Given how often it is being cited, you might be forgiven for thinking that we are all clear about what is meant when we refer to ‘Industry 4.0’. But scratch beneath the surface and it appears to be much less clear.
Is it a description of a technological revolution across all of our industrial sectors, defined chiefly by the new technologies emerging in information and communications, big data, life sciences, artificial intelligence and robotics? Or, slightly more ambitiously, is it plan for how to exploit and further develop these technologies to achieve ‘smart’ economic growth?
In fact, if it is to mean anything, it should be the heart of a new industrial strategy that delivers ‘green’ and ‘inclusive’, as well as ‘smart’ growth. It could and should be an exemplar of a wider economic strategy aiming at ‘high road’ competitiveness, addressing the profound social, economic and environmental challenges facing modern European societies in a truly systemic and integrated fashion.
This is not as big a leap to make as all that, in fact. As was evident at both the annual meeting of the World Economic Forum in Davos this January, and last year’s European Business Summit, the challenges and opportunities presented by the latest industrial revolution are clearly front of mind for the world’s policy, business and NGO leaders, and many worried about the possible social consequences. The digital revolution and its fusing with related advances in robotics or life sciences clearly has a technological dimension, but rather than primarily fret about the potential negative implication, we should consider how these advances can be harnessed and scaled to meet urgent global challenges where a much wider ‘socio-technical’ innovation is essential.
Take the transition the fossil-fuel free economy that world leaders agreed on at COP 21 in Paris last December. Decarbonisation of our economies is one of the biggest challenges we face. Only deep, rapid and probably disruptive innovation will enable us to hold global average temperature increases well below 2°C while enabling the European economy to remain competitive. Indeed, by focusing on ‘breakthrough technologies’, the launch of Mission Innovation3, and its private sector counterpart led by Bill Gates, is missing this wider point, however welcome their endeavour is as a signal that the time to act is now.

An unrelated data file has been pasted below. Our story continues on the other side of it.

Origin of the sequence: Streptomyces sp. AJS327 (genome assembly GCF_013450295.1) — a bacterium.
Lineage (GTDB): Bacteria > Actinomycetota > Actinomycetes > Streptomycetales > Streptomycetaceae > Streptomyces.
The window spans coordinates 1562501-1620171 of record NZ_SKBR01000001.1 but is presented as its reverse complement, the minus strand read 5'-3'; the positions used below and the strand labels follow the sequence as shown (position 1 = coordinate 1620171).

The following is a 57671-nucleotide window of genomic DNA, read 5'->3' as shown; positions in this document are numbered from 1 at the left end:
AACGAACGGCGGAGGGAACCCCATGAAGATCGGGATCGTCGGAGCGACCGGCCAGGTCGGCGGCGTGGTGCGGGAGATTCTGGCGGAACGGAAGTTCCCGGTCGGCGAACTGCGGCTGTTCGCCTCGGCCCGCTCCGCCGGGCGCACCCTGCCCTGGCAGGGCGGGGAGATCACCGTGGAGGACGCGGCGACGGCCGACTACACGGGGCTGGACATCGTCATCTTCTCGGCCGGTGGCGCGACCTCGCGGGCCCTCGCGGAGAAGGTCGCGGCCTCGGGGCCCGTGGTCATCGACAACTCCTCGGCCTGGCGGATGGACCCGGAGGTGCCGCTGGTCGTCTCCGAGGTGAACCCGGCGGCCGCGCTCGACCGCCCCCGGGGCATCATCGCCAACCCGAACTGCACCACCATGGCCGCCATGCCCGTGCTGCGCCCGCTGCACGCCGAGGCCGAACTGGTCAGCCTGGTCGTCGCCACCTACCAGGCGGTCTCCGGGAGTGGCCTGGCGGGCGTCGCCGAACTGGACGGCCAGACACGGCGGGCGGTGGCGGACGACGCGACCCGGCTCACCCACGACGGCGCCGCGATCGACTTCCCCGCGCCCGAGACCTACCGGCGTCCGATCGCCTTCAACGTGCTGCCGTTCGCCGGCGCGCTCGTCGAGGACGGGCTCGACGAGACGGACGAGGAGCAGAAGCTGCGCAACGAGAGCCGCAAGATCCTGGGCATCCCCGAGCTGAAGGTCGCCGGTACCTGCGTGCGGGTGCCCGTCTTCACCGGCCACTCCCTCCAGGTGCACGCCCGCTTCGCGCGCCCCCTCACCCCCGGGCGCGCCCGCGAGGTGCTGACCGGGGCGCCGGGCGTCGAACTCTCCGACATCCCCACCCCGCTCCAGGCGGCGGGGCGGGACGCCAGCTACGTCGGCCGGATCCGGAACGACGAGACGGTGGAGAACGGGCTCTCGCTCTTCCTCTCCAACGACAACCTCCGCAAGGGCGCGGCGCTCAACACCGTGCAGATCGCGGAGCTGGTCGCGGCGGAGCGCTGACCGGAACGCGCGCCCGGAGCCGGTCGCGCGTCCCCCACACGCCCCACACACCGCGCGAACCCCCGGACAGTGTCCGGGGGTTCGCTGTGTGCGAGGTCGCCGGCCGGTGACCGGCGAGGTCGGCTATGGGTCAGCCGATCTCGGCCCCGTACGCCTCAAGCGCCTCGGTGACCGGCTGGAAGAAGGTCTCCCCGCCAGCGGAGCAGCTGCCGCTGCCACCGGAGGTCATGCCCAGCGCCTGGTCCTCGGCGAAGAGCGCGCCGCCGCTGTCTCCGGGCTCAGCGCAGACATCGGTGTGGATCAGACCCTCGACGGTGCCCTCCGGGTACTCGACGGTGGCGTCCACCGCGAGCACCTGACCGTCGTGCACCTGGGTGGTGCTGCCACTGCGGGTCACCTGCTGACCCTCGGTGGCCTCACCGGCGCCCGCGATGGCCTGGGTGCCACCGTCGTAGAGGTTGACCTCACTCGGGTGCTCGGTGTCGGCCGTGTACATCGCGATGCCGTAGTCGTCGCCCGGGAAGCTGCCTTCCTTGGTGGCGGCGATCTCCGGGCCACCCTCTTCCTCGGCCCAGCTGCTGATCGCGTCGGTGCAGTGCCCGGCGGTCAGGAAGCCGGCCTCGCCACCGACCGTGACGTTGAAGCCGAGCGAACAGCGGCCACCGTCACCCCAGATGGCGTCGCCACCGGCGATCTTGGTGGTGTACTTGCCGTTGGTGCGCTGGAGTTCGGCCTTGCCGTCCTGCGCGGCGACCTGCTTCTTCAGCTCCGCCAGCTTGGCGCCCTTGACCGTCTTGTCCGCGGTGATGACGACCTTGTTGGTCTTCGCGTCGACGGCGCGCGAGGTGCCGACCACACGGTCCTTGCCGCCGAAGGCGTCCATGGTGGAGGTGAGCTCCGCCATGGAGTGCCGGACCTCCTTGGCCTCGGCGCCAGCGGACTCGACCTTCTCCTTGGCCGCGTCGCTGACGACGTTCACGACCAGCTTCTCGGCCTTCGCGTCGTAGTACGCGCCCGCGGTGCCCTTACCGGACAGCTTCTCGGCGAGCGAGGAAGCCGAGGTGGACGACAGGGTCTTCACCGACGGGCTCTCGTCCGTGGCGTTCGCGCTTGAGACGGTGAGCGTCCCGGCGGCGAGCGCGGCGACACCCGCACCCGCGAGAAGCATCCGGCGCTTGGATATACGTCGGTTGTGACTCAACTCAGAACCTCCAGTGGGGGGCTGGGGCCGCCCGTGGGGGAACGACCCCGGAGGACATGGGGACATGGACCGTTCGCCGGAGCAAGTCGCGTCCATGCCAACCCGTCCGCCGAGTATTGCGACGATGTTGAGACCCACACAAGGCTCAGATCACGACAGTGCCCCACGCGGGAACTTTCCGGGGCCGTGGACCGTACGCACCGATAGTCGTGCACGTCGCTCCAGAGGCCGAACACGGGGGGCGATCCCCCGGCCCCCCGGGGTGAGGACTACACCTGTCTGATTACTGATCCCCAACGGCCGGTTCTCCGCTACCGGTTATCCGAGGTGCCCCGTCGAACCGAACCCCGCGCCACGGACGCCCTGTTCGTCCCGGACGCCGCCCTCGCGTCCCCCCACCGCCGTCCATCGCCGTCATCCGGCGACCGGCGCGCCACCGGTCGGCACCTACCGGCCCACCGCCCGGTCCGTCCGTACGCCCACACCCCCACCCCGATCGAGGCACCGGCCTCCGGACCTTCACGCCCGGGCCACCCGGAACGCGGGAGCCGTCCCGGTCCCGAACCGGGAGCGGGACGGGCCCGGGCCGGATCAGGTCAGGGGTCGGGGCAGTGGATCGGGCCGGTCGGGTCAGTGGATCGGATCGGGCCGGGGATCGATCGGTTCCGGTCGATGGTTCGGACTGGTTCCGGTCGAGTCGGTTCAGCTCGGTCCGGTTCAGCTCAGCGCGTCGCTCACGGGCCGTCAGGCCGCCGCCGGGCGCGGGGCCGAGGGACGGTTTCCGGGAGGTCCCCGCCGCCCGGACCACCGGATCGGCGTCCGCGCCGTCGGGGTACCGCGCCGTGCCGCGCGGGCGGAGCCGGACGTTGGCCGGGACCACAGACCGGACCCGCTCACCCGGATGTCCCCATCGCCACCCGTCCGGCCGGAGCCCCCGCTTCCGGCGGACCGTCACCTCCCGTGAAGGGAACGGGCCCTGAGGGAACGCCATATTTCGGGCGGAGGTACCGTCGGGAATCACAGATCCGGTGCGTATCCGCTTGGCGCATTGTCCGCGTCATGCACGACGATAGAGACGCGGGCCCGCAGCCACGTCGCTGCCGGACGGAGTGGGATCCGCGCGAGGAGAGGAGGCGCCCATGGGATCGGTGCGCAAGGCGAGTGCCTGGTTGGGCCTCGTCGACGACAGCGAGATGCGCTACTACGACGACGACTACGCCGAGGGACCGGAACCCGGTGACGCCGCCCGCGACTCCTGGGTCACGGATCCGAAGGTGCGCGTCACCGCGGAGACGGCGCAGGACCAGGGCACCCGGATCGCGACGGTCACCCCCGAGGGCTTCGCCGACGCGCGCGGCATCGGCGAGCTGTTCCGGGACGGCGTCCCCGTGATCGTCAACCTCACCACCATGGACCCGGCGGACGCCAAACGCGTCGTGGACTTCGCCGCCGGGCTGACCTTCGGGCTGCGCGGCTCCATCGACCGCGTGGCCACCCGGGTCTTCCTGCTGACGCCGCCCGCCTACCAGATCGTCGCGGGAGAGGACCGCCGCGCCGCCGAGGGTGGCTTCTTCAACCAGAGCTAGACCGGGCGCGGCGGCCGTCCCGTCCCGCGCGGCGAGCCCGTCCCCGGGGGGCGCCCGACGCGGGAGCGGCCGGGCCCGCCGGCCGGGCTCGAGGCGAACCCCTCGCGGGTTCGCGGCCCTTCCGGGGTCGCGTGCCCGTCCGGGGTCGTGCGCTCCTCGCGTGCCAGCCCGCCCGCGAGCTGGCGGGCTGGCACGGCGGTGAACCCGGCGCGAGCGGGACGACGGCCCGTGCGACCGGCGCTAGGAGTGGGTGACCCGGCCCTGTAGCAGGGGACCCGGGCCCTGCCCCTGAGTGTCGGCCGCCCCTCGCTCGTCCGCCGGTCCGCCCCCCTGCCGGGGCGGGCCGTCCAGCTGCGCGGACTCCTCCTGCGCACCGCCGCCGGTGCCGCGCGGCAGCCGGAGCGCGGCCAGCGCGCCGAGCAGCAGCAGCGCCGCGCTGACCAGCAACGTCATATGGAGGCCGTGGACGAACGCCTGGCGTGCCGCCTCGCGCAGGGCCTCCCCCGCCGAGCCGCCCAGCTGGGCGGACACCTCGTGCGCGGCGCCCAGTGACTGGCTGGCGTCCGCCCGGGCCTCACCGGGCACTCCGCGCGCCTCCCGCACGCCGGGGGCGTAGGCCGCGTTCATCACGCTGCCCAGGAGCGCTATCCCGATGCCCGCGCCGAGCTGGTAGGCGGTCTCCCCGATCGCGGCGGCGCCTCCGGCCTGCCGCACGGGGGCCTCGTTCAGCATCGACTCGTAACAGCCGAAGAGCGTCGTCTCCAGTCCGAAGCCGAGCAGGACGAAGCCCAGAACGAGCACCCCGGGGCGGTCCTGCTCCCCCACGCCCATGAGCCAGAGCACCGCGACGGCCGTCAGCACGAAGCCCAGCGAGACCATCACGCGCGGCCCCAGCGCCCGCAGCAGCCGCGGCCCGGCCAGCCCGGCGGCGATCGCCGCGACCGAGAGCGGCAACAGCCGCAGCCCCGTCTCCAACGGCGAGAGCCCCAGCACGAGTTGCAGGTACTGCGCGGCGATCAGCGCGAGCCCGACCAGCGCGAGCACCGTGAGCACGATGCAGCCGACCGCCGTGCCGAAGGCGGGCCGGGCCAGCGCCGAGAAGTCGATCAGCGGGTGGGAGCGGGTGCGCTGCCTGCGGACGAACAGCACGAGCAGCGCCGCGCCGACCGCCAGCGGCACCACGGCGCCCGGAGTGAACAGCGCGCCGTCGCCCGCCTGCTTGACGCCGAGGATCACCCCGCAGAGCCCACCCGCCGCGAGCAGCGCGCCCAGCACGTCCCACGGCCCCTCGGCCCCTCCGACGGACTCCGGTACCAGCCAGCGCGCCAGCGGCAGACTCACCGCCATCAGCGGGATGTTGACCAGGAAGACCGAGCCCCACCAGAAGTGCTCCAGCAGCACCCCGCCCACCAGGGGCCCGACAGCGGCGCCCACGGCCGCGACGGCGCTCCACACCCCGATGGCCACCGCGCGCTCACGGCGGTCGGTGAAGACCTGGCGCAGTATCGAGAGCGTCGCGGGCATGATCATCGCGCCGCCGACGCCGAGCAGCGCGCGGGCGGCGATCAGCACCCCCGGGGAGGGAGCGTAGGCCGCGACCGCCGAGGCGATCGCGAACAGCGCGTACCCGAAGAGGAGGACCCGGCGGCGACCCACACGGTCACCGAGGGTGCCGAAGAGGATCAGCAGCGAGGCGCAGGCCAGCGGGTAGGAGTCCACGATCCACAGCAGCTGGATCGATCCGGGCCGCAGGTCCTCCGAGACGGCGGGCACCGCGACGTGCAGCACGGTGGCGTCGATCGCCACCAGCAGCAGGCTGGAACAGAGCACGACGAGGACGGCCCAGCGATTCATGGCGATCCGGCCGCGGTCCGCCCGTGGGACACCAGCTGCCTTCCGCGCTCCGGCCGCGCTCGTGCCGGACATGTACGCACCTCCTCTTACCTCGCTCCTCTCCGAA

By harnessing the technological innovation promised by Industry 4.0 to the grand challenges faced by society, such as climate change, resource scarcity and the dangers to social cohesion threatened by changes to advanced economies, we have the potential to deliver not only long-term competitive advantage, but also economic, social and environmental resilience and exibility. But for the industrial technological revolution to have social benefit on the scale required, we need to consider how systemic innovation can be successfully fostered at the same time.
Read the full op-ed on the World Commerce Review‘s website.